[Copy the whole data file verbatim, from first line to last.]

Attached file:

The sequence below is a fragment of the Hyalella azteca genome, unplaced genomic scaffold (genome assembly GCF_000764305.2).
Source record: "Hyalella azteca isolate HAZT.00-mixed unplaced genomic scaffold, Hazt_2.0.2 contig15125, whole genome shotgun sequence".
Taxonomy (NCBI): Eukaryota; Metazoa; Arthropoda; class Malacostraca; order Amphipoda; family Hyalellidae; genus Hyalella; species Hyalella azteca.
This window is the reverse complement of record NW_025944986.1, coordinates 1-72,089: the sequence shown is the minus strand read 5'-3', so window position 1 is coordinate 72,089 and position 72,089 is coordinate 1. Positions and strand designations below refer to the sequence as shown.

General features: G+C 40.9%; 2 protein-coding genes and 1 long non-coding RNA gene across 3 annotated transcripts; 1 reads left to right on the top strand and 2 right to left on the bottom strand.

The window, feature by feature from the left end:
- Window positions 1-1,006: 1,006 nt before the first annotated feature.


The sequence below is a fragment of the Hyalella azteca genome, unplaced genomic scaffold (genome assembly GCF_000764305.2).
Source record: "Hyalella azteca isolate HAZT.00-mixed unplaced genomic scaffold, Hazt_2.0.2 contig15125, whole genome shotgun sequence".
Taxonomy (NCBI): Eukaryota; Metazoa; Arthropoda; class Malacostraca; order Amphipoda; family Hyalellidae; genus Hyalella; species Hyalella azteca.
This window is the reverse complement of record NW_025944986.1, coordinates 1-72,089: the sequence shown is the minus strand read 5'-3', so window position 1 is coordinate 72,089 and position 72,089 is coordinate 1. Positions and strand designations below refer to the sequence as shown.

General features: G+C 40.9%; 2 protein-coding genes and 1 long non-coding RNA gene across 3 annotated transcripts; 1 reads left to right on the top strand and 2 right to left on the bottom strand.

The window, feature by feature from the left end:
- Window positions 1-1,006: 1,006 nt before the first annotated feature.